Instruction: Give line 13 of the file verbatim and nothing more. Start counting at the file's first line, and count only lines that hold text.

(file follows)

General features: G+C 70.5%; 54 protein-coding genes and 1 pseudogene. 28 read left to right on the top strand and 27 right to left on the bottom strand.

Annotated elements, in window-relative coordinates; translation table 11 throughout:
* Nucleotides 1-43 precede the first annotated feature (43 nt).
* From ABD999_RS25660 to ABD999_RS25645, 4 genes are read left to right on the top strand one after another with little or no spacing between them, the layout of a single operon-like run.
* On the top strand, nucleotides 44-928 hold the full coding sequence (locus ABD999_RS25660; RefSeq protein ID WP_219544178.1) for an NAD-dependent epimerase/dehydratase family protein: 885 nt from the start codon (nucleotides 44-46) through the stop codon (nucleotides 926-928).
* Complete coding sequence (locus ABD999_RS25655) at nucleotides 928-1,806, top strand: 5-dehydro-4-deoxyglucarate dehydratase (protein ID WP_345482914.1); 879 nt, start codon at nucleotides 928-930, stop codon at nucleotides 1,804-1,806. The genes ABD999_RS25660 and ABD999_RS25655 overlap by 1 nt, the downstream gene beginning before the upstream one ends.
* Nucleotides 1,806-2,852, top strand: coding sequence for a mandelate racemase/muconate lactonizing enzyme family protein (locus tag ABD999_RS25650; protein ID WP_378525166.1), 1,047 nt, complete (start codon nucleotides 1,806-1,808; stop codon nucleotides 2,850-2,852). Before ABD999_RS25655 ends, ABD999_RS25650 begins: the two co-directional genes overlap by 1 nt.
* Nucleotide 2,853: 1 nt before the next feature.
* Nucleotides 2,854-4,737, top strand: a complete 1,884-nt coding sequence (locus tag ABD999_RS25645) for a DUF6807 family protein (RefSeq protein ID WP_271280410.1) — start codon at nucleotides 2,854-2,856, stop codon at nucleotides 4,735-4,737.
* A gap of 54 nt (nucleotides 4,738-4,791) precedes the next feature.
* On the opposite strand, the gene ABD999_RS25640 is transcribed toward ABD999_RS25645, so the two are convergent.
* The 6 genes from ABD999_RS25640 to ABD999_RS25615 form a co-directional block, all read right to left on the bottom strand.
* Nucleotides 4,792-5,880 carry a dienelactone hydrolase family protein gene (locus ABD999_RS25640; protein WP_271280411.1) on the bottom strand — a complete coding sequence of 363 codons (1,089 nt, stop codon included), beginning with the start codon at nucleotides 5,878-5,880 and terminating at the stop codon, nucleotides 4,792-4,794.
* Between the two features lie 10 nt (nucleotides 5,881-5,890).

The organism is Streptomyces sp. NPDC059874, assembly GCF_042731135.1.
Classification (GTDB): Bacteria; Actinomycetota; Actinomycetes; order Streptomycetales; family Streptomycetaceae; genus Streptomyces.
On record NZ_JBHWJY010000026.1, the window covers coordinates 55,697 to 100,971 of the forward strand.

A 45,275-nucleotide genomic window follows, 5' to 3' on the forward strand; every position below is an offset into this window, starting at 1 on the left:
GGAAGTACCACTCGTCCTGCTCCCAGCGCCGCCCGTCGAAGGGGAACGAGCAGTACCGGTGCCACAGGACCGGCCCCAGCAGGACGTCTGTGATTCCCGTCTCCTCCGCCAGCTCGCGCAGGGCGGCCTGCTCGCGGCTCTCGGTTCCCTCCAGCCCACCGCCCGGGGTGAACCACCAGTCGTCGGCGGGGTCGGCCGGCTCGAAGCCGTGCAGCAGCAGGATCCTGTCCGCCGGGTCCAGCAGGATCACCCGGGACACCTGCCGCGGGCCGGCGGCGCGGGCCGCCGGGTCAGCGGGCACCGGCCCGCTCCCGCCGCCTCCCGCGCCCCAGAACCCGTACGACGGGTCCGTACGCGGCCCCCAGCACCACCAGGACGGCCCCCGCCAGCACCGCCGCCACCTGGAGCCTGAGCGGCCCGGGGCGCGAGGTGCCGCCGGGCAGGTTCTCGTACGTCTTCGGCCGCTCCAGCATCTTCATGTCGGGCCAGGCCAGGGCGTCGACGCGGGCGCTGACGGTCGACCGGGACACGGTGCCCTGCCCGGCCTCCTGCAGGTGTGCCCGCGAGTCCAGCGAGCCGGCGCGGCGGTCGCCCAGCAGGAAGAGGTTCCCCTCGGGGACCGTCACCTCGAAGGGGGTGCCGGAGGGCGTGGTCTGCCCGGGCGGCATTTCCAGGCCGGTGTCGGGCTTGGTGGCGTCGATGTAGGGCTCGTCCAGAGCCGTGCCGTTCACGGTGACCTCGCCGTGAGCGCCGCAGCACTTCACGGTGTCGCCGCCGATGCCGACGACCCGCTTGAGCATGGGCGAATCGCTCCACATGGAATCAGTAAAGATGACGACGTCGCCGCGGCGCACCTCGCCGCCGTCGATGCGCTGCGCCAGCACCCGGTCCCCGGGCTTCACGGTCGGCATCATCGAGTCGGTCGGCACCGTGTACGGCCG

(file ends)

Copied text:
* Nucleotides 4,792-5,880 carry a dienelactone hydrolase family protein gene (locus ABD999_RS25640; protein WP_271280411.1) on the bottom strand — a complete coding sequence of 363 codons (1,089 nt, stop codon included), beginning with the start codon at nucleotides 5,878-5,880 and terminating at the stop codon, nucleotides 4,792-4,794.